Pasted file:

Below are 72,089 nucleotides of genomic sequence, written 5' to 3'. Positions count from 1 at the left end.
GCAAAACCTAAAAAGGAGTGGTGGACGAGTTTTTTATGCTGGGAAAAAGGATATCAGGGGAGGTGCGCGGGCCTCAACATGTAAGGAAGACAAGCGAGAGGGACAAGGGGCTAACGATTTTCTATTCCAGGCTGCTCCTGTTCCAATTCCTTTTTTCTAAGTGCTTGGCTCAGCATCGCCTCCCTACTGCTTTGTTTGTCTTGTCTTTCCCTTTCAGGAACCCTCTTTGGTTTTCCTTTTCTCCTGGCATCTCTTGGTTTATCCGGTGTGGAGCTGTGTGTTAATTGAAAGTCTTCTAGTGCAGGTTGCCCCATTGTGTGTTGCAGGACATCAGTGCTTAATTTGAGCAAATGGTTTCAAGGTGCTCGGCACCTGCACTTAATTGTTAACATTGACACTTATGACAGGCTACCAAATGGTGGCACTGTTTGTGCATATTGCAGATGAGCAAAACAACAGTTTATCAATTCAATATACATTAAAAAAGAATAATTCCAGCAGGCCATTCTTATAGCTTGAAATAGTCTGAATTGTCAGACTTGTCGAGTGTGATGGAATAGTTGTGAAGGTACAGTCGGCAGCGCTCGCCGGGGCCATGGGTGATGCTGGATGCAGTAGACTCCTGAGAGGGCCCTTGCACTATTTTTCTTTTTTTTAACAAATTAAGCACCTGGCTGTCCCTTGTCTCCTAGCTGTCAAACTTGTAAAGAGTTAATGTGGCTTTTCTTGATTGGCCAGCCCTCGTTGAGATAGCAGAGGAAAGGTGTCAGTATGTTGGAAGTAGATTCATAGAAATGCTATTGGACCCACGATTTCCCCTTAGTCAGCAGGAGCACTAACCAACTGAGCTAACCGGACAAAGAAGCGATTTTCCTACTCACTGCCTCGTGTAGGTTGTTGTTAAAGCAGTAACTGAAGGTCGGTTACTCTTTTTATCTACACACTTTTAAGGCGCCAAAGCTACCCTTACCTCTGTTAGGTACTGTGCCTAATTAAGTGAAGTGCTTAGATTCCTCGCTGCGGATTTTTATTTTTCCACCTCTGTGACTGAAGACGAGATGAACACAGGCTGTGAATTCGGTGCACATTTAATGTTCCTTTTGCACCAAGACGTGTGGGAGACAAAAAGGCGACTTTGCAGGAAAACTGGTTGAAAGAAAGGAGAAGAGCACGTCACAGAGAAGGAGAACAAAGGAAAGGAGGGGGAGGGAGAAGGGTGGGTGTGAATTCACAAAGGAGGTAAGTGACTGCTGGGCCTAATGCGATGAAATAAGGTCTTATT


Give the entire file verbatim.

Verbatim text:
Below are 72,089 nucleotides of genomic sequence, written 5' to 3'. Positions count from 1 at the left end.
GCAAAACCTAAAAAGGAGTGGTGGACGAGTTTTTTATGCTGGGAAAAAGGATATCAGGGGAGGTGCGCGGGCCTCAACATGTAAGGAAGACAAGCGAGAGGGACAAGGGGCTAACGATTTTCTATTCCAGGCTGCTCCTGTTCCAATTCCTTTTTTCTAAGTGCTTGGCTCAGCATCGCCTCCCTACTGCTTTGTTTGTCTTGTCTTTCCCTTTCAGGAACCCTCTTTGGTTTTCCTTTTCTCCTGGCATCTCTTGGTTTATCCGGTGTGGAGCTGTGTGTTAATTGAAAGTCTTCTAGTGCAGGTTGCCCCATTGTGTGTTGCAGGACATCAGTGCTTAATTTGAGCAAATGGTTTCAAGGTGCTCGGCACCTGCACTTAATTGTTAACATTGACACTTATGACAGGCTACCAAATGGTGGCACTGTTTGTGCATATTGCAGATGAGCAAAACAACAGTTTATCAATTCAATATACATTAAAAAAGAATAATTCCAGCAGGCCATTCTTATAGCTTGAAATAGTCTGAATTGTCAGACTTGTCGAGTGTGATGGAATAGTTGTGAAGGTACAGTCGGCAGCGCTCGCCGGGGCCATGGGTGATGCTGGATGCAGTAGACTCCTGAGAGGGCCCTTGCACTATTTTTCTTTTTTTTAACAAATTAAGCACCTGGCTGTCCCTTGTCTCCTAGCTGTCAAACTTGTAAAGAGTTAATGTGGCTTTTCTTGATTGGCCAGCCCTCGTTGAGATAGCAGAGGAAAGGTGTCAGTATGTTGGAAGTAGATTCATAGAAATGCTATTGGACCCACGATTTCCCCTTAGTCAGCAGGAGCACTAACCAACTGAGCTAACCGGACAAAGAAGCGATTTTCCTACTCACTGCCTCGTGTAGGTTGTTGTTAAAGCAGTAACTGAAGGTCGGTTACTCTTTTTATCTACACACTTTTAAGGCGCCAAAGCTACCCTTACCTCTGTTAGGTACTGTGCCTAATTAAGTGAAGTGCTTAGATTCCTCGCTGCGGATTTTTATTTTTCCACCTCTGTGACTGAAGACGAGATGAACACAGGCTGTGAATTCGGTGCACATTTAATGTTCCTTTTGCACCAAGACGTGTGGGAGACAAAAAGGCGACTTTGCAGGAAAACTGGTTGAAAGAAAGGAGAAGAGCACGTCACAGAGAAGGAGAACAAAGGAAAGGAGGGGGAGGGAGAAGGGTGGGTGTGAATTCACAAAGGAGGTAAGTGACTGCTGGGCCTAATGCGATGAAATAAGGTCTTATT